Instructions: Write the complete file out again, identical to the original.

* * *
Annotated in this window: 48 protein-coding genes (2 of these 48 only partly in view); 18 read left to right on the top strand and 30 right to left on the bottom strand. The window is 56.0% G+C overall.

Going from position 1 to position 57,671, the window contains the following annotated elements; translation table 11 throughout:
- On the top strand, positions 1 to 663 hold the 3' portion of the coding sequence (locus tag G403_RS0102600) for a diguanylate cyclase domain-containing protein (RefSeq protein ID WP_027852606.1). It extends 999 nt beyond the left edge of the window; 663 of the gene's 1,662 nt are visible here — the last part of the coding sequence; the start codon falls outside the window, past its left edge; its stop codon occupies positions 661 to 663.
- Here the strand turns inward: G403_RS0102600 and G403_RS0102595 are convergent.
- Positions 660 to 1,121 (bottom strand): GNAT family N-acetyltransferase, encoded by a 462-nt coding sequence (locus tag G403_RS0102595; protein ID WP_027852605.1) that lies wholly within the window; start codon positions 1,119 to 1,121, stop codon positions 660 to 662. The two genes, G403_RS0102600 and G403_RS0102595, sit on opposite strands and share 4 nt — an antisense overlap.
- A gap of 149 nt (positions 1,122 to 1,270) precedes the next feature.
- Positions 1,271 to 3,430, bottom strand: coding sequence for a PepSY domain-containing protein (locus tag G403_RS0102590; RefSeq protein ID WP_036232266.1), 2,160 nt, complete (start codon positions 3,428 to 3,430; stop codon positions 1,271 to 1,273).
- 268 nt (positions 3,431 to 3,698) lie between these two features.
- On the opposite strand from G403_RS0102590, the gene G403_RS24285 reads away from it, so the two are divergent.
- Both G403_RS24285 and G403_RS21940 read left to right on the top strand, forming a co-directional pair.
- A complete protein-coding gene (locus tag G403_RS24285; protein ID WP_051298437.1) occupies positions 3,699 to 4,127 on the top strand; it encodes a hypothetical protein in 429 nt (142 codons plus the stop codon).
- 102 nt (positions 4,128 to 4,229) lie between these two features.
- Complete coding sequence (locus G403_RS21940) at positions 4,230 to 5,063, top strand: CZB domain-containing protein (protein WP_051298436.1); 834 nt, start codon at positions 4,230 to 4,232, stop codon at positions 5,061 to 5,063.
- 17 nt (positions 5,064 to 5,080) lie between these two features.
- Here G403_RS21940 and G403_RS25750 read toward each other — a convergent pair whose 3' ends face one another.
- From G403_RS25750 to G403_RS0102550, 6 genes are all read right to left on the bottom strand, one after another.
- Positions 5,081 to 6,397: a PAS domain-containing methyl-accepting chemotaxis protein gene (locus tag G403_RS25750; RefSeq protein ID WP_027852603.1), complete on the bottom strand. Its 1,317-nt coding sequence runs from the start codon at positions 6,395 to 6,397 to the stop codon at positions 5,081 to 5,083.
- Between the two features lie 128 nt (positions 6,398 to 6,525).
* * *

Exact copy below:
Annotated in this window: 48 protein-coding genes (2 of these 48 only partly in view); 18 read left to right on the top strand and 30 right to left on the bottom strand. The window is 56.0% G+C overall.

Going from position 1 to position 57,671, the window contains the following annotated elements; translation table 11 throughout:
- On the top strand, positions 1 to 663 hold the 3' portion of the coding sequence (locus tag G403_RS0102600) for a diguanylate cyclase domain-containing protein (RefSeq protein ID WP_027852606.1). It extends 999 nt beyond the left edge of the window; 663 of the gene's 1,662 nt are visible here — the last part of the coding sequence; the start codon falls outside the window, past its left edge; its stop codon occupies positions 661 to 663.
- Here the strand turns inward: G403_RS0102600 and G403_RS0102595 are convergent.
- Positions 660 to 1,121 (bottom strand): GNAT family N-acetyltransferase, encoded by a 462-nt coding sequence (locus tag G403_RS0102595; protein ID WP_027852605.1) that lies wholly within the window; start codon positions 1,119 to 1,121, stop codon positions 660 to 662. The two genes, G403_RS0102600 and G403_RS0102595, sit on opposite strands and share 4 nt — an antisense overlap.
- A gap of 149 nt (positions 1,122 to 1,270) precedes the next feature.
- Positions 1,271 to 3,430, bottom strand: coding sequence for a PepSY domain-containing protein (locus tag G403_RS0102590; RefSeq protein ID WP_036232266.1), 2,160 nt, complete (start codon positions 3,428 to 3,430; stop codon positions 1,271 to 1,273).
- 268 nt (positions 3,431 to 3,698) lie between these two features.
- On the opposite strand from G403_RS0102590, the gene G403_RS24285 reads away from it, so the two are divergent.
- Both G403_RS24285 and G403_RS21940 read left to right on the top strand, forming a co-directional pair.
- A complete protein-coding gene (locus tag G403_RS24285; protein ID WP_051298437.1) occupies positions 3,699 to 4,127 on the top strand; it encodes a hypothetical protein in 429 nt (142 codons plus the stop codon).
- 102 nt (positions 4,128 to 4,229) lie between these two features.
- Complete coding sequence (locus G403_RS21940) at positions 4,230 to 5,063, top strand: CZB domain-containing protein (protein WP_051298436.1); 834 nt, start codon at positions 4,230 to 4,232, stop codon at positions 5,061 to 5,063.
- 17 nt (positions 5,064 to 5,080) lie between these two features.
- Here G403_RS21940 and G403_RS25750 read toward each other — a convergent pair whose 3' ends face one another.
- From G403_RS25750 to G403_RS0102550, 6 genes are all read right to left on the bottom strand, one after another.
- Positions 5,081 to 6,397: a PAS domain-containing methyl-accepting chemotaxis protein gene (locus tag G403_RS25750; RefSeq protein ID WP_027852603.1), complete on the bottom strand. Its 1,317-nt coding sequence runs from the start codon at positions 6,395 to 6,397 to the stop codon at positions 5,081 to 5,083.
- Between the two features lie 128 nt (positions 6,398 to 6,525).